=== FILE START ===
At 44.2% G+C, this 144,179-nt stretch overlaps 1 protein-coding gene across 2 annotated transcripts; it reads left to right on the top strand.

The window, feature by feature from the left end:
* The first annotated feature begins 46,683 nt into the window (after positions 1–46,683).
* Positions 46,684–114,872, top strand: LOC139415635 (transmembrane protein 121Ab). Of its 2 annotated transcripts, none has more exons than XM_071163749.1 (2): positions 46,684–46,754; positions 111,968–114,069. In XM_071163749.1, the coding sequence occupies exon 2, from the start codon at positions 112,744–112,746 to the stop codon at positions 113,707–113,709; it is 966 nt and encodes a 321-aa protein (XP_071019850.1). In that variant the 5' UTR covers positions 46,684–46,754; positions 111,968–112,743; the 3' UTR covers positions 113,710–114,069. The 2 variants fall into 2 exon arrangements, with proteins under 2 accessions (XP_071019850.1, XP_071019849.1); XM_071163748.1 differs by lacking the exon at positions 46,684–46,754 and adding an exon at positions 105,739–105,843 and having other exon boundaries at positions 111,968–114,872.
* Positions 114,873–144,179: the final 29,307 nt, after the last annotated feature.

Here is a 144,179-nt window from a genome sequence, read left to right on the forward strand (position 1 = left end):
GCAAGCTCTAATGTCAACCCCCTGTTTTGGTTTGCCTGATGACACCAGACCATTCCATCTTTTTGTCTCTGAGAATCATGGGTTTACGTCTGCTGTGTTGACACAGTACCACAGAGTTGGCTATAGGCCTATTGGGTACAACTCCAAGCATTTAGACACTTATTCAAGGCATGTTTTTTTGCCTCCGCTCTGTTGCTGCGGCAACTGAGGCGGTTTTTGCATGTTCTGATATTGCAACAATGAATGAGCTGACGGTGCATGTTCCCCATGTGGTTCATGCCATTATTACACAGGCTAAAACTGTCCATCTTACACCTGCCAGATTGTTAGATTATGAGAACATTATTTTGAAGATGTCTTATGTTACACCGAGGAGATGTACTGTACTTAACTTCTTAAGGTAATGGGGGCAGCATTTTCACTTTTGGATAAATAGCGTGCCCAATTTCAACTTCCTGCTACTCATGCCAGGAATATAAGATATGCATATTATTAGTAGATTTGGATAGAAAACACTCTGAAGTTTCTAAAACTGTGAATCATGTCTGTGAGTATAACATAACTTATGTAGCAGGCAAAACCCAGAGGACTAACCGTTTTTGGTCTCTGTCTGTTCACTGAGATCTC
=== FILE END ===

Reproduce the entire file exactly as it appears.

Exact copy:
At 44.2% G+C, this 144,179-nt stretch overlaps 1 protein-coding gene across 2 annotated transcripts; it reads left to right on the top strand.

The window, feature by feature from the left end:
* The first annotated feature begins 46,683 nt into the window (after positions 1–46,683).
* Positions 46,684–114,872, top strand: LOC139415635 (transmembrane protein 121Ab). Of its 2 annotated transcripts, none has more exons than XM_071163749.1 (2): positions 46,684–46,754; positions 111,968–114,069. In XM_071163749.1, the coding sequence occupies exon 2, from the start codon at positions 112,744–112,746 to the stop codon at positions 113,707–113,709; it is 966 nt and encodes a 321-aa protein (XP_071019850.1). In that variant the 5' UTR covers positions 46,684–46,754; positions 111,968–112,743; the 3' UTR covers positions 113,710–114,069. The 2 variants fall into 2 exon arrangements, with proteins under 2 accessions (XP_071019850.1, XP_071019849.1); XM_071163748.1 differs by lacking the exon at positions 46,684–46,754 and adding an exon at positions 105,739–105,843 and having other exon boundaries at positions 111,968–114,872.
* Positions 114,873–144,179: the final 29,307 nt, after the last annotated feature.

Here is a 144,179-nt window from a genome sequence, read left to right on the forward strand (position 1 = left end):
GCAAGCTCTAATGTCAACCCCCTGTTTTGGTTTGCCTGATGACACCAGACCATTCCATCTTTTTGTCTCTGAGAATCATGGGTTTACGTCTGCTGTGTTGACACAGTACCACAGAGTTGGCTATAGGCCTATTGGGTACAACTCCAAGCATTTAGACACTTATTCAAGGCATGTTTTTTTGCCTCCGCTCTGTTGCTGCGGCAACTGAGGCGGTTTTTGCATGTTCTGATATTGCAACAATGAATGAGCTGACGGTGCATGTTCCCCATGTGGTTCATGCCATTATTACACAGGCTAAAACTGTCCATCTTACACCTGCCAGATTGTTAGATTATGAGAACATTATTTTGAAGATGTCTTATGTTACACCGAGGAGATGTACTGTACTTAACTTCTTAAGGTAATGGGGGCAGCATTTTCACTTTTGGATAAATAGCGTGCCCAATTTCAACTTCCTGCTACTCATGCCAGGAATATAAGATATGCATATTATTAGTAGATTTGGATAGAAAACACTCTGAAGTTTCTAAAACTGTGAATCATGTCTGTGAGTATAACATAACTTATGTAGCAGGCAAAACCCAGAGGACTAACCGTTTTTGGTCTCTGTCTGTTCACTGAGATCTC